“Truly I tell you, anyone who will not receive the kingdom of God like a little child will never enter it” (Luke 18:17).
I find it astounding, all the different ways we complicate grace, and then I was reminded of something Jesus said, “Truly I tell you, anyone who will not receive the kingdom of God like a little child will never enter it” (Luke 18:17). It’s very human to embrace legalism, but legalism affords a false sense of control, and thus, rejects the freedom offered by grace; it presumes to diminish God’s sovereignty. We can be a quarrelsome lot.
I subscribe to the view of our works as evidence of our faith, which is why I believe James declares that faith without works is dead (2:14-26). With related themes seen in Romans and Galatians, Paul declares to the Ephesians that they had been saved by grace, which is a gift of God, not from themselves, so that no one can boast. Paul goes on to call them God’s handiwork and that good works were prepared in advance for them to do (2:8-10). Our works testify to our sanctification. It is God who justifies and transforms. God proceeds his chosen with a divine promise of what he will do on their behalf. God works most mightily in me through my weakness, so why do I routinely and mercilessly beat myself up over that weakness? God doesn’t call the qualified, but instead, qualifies those he calls, and that flies in the face of human sensibility; it flies in the face of my own sensibility. While I work out my salvation, I find God at work within me; I’m never alone. My experience hasn’t been one day at a time, or even one moment at a time; my experience has been more like one breath at a time. Inasmuch as I share in Christ’s sufferings, I’ll be all the more overjoyed when his glory is revealed.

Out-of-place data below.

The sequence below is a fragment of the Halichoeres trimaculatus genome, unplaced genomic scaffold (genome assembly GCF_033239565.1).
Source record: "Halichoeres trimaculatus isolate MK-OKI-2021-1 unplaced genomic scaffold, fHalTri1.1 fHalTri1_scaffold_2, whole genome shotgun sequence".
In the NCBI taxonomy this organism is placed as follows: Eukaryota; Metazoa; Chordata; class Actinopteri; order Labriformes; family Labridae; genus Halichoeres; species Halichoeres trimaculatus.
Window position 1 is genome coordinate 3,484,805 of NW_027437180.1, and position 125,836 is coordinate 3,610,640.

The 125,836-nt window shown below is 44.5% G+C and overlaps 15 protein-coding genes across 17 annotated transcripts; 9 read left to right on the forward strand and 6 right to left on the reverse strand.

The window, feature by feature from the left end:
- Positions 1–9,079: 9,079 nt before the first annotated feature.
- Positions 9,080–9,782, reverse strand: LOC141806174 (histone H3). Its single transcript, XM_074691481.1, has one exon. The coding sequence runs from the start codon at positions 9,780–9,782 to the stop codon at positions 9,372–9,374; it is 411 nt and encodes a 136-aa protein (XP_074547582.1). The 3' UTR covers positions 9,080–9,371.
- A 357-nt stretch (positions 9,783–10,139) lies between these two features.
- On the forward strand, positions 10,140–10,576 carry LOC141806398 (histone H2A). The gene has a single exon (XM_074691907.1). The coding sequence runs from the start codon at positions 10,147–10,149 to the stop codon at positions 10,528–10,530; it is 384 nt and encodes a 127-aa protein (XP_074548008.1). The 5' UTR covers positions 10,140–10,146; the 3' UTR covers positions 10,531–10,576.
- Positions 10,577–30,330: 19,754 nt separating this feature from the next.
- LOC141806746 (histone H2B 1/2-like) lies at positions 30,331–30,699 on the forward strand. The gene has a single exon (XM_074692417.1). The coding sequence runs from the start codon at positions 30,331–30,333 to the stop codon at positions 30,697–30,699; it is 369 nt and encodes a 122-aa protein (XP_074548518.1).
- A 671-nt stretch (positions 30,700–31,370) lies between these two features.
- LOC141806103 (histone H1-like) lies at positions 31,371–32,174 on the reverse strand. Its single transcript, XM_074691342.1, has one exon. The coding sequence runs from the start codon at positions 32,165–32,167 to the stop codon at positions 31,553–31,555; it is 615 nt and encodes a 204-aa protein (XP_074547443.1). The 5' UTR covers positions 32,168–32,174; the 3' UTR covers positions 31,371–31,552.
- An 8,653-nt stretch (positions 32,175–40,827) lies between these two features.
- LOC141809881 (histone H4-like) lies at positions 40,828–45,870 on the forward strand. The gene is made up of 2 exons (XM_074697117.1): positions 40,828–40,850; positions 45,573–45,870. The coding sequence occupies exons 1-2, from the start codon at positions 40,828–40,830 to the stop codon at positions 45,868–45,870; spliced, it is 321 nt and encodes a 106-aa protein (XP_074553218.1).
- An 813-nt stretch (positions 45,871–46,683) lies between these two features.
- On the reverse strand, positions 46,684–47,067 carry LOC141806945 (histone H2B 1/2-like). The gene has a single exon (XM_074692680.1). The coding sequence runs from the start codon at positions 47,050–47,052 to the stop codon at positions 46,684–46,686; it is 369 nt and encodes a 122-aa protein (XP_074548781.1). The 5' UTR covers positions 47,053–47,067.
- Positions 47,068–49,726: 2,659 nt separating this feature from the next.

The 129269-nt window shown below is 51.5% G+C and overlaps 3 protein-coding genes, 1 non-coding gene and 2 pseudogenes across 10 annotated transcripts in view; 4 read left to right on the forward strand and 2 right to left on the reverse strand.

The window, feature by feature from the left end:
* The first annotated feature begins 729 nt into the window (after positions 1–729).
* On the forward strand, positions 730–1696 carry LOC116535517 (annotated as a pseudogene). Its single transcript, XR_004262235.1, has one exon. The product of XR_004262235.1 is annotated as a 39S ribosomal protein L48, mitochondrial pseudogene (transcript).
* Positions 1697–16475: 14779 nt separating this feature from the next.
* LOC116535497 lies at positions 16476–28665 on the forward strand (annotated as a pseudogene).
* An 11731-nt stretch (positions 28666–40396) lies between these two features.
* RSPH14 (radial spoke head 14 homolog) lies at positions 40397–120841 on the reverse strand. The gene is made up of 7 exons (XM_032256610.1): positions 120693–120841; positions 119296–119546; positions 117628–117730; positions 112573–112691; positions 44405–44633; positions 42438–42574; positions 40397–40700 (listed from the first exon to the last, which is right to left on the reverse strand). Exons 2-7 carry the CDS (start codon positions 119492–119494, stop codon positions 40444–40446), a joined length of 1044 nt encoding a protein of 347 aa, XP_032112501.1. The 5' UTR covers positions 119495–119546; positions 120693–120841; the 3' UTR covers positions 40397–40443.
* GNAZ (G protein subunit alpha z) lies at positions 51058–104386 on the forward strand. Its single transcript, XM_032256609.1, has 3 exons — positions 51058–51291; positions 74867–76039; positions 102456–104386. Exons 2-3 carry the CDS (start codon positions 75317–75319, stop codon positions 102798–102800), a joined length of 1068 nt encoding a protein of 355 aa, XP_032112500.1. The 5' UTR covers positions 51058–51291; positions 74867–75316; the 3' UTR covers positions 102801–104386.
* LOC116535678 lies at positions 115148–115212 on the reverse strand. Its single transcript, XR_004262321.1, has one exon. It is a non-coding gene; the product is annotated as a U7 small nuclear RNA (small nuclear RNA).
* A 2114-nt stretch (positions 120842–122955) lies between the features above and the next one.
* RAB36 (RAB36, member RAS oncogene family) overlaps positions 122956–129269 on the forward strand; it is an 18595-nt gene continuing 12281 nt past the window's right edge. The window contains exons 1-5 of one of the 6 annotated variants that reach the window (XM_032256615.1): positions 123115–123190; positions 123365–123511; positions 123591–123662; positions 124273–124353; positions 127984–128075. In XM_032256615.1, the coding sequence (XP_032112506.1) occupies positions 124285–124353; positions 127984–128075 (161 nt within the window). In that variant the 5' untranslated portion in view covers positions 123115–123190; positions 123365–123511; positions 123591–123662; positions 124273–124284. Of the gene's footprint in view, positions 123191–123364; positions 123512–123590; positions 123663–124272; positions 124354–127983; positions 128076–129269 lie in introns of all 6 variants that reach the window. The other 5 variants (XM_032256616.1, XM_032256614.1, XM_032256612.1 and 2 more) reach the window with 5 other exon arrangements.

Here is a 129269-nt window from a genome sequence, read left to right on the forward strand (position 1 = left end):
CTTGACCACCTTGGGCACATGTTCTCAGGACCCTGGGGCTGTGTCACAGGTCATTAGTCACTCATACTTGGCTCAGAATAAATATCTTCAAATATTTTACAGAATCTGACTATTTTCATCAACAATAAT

Confidence in God’s election, his foreknowledge and plan, means nothing less than complete faith and complete dependence on the righteousness of God and complete submission to his sovereignty (Romans 9:14-29). God says to Moses in Exodus 33:19 that he will have mercy on whom he has mercy and compassion on whom he has compassion. Similarly, Jesus taught that no man can come to the Son unless his Father draws him (John 6:44). God doesn’t base redemption on natural privileges, nor does God play favorites. Salvation is never based on what humans do, as he already knows what humans will do, but what humans do bears witness to their salvation. This is a glorious mystery!
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